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Traditionally saffron buns are 10-12 cm long. Mine are two-bite lussekatter.

When the dough has been sitting for at least 40 minutes, it is time to make the buns. Preheat the oven to 250°C. Take a small amount of dough and roll it into a sausage about as thick as a pencil. Swirl both ends to create the reversed S-shape (see pictures throughout the post) and place the buns on an oven tray lined with baking paper. The buns need some extra time to rest before they go into the oven, but I figured that when making such small versions even that waiting time can be reduced. By the time I was done making them, brushing them with eggwash, and adding the raisins, they were ready to bake.

After shaping the last lussekatt, lightly beat an egg and brush every bun with eggwash. Lastly, press a raisin into each swirl. Bake in the preheated oven at 250°C for 5-6 minutes. They will still considerably grow as they bake, so make sure to leave enough room on the baking tray to let them grow without merging as they bake. Enjoy with a glass of mulled wine in the light of candles, preferably with traditional Lucia songs playing in the background.

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Planning a Christmas vacation to Sweden? Don’t let the shortage of daylight hours scare you, winter is a wonderful time for visiting Sweden! It is only in winter that you can experience some unique adventures. Here’s some inspiration for awesome things to do in Sweden in winter:

 

Swedish saffron buns

Course Dessert
Cuisine Scandinavian, Swedish
Prep Time 15 minutes
Cook Time 5 minutes
Resting time 40 minutes
Total Time 1 hour
Servings 4 people

Ingredients

  • 30 g margarine
  • 100 ml milk
  • 10 g fresh yeast
  • 25 g sugar
  • 0,25 g crushed saffron (it's about 1/8 tsp)
  • 160 g flour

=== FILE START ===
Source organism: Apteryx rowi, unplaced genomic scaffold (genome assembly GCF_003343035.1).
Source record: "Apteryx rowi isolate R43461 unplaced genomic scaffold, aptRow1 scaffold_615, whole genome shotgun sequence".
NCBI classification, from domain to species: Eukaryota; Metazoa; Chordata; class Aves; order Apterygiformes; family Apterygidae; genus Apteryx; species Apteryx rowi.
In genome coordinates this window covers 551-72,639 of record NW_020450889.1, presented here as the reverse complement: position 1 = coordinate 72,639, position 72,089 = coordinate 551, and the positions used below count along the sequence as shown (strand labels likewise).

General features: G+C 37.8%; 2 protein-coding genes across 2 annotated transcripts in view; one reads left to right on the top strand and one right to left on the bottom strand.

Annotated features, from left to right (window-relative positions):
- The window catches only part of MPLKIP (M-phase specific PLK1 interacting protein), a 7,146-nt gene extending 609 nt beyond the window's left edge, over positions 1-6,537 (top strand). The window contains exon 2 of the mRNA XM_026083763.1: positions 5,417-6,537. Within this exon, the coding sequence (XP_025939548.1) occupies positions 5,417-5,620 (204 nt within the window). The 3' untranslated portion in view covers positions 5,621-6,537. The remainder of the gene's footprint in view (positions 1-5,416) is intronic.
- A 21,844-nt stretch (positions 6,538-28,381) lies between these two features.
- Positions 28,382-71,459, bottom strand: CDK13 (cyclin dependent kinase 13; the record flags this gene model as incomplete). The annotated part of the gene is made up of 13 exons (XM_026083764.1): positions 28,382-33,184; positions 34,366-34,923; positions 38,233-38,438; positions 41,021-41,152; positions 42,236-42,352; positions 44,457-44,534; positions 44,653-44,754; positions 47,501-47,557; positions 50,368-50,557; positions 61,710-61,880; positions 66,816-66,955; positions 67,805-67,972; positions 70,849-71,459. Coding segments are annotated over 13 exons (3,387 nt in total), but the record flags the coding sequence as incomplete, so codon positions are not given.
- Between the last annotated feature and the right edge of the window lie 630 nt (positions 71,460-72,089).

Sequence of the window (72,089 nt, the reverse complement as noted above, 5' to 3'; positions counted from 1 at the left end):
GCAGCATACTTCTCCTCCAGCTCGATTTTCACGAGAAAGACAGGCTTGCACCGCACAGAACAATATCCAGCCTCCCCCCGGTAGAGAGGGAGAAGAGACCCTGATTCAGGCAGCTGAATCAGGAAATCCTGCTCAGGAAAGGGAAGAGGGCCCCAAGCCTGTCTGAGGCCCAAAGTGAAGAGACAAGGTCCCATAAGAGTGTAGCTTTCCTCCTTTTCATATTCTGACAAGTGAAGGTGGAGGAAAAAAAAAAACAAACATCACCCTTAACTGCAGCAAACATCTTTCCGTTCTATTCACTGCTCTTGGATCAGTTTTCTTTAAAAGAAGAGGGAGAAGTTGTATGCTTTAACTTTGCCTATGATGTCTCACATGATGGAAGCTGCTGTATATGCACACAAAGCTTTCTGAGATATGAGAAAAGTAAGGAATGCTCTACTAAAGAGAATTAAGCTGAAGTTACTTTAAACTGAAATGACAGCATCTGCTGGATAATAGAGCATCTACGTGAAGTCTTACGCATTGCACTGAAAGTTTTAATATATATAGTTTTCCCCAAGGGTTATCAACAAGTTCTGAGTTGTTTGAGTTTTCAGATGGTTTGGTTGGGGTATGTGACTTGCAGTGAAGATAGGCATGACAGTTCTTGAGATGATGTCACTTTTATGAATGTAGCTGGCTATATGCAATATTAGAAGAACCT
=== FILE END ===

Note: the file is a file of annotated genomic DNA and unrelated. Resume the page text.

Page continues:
• 1 egg
  • raisins

Instructions

  1. Combine margarine and milk in a small saucepan, set over low heat and stir until melted. Remove from heat, add the saffron and let the mixture cool down until lukewarm. 

  2. When the misture reaches body temperature add the fresh yeast and stir to melt.

  3. In a bowl, combine flour, sugar and salt. Pour in yeast mixture and stir to combine. When the dough comes together, knead it into a ball. Put the ball back into the bowl, cover with cling film and leave to rest for 40 minutes. The dough should be very soft but not sticky, adjust the amount of flour if it's too sticky to handle.

  4. Preheat the oven to 250°C. After 40 minutes, take a small amount of dough and roll it into a sausage about as thick as a pencil. Swirl both ends to create a reversed S-shape and place each on an oven tray lined with baking paper. Leave enough room between the ubns as they will grow larger as they bake.

  5. Lightly beat the egg and brush every bun with eggwash. Press a raisin into each swirl. Bake in the preheated oven at 250°C for 5-6 minutes.

Lussekatter Swedish saffron buns

 

12 Comments

  1. elliebleu December 13, 2016 at 03:11

    I love the story behind Lussekatte. Such pretty photos too! Thank you for sharing.

    Reply
    1. Eva December 13, 2016 at 08:00

      Thanks! Happy St. Lucy’s day!

      Reply
  2. Profusion of Eccentricities December 13, 2016 at 15:45

    I love learning about traditions like this. It’s a welcome reminder of how connected we all are culturally, a Sicilian child celebrated in Scandinavia, pagan and Christian elements mixing. And well done for making it snow on your page, I wish I had those IT skills!

    Reply
    1. Eva December 13, 2016 at 20:00

      Thank you, I totally agree with you. Contemporary culture is the result of many layers of past cultures overlapping and that is so interesting to analyse.
      As for the snow, it is a free feature that can be enabled on any WordPress website. I set it up last year and I don’t remember how to do it but it’s one click in the settings. Just Google something like “snow on wordpress” and it should explain how to get that on your blog too!

      Reply
  3. thegreyeye December 13, 2016 at 21:13

    Last year one of my copassenger in a train to kiruna shared this homemade saffron bread with me along with the story… Liked both

    Reply
    1. Eva December 13, 2016 at 21:15

      Must have been quite a cool experience hearing this story on the Arctic Circle train 😀 glad you liked the bun!

      Reply
  4. thegreyeye December 13, 2016 at 21:13

    Of course it was pre Christmas in Sweden

    Reply
    1. Eva December 13, 2016 at 21:15

      And yeah, they’re impossible to find at a different time of the year!

      Reply
  5. Pingback: Ischoklad: winter’s chocolate – Electric Blue Food

    1. Eva December 27, 2016 at 10:06

      Thank you 🙂

      Reply
  6. Pingback: Ischoklad: winter's chocolate - Electric Blue Food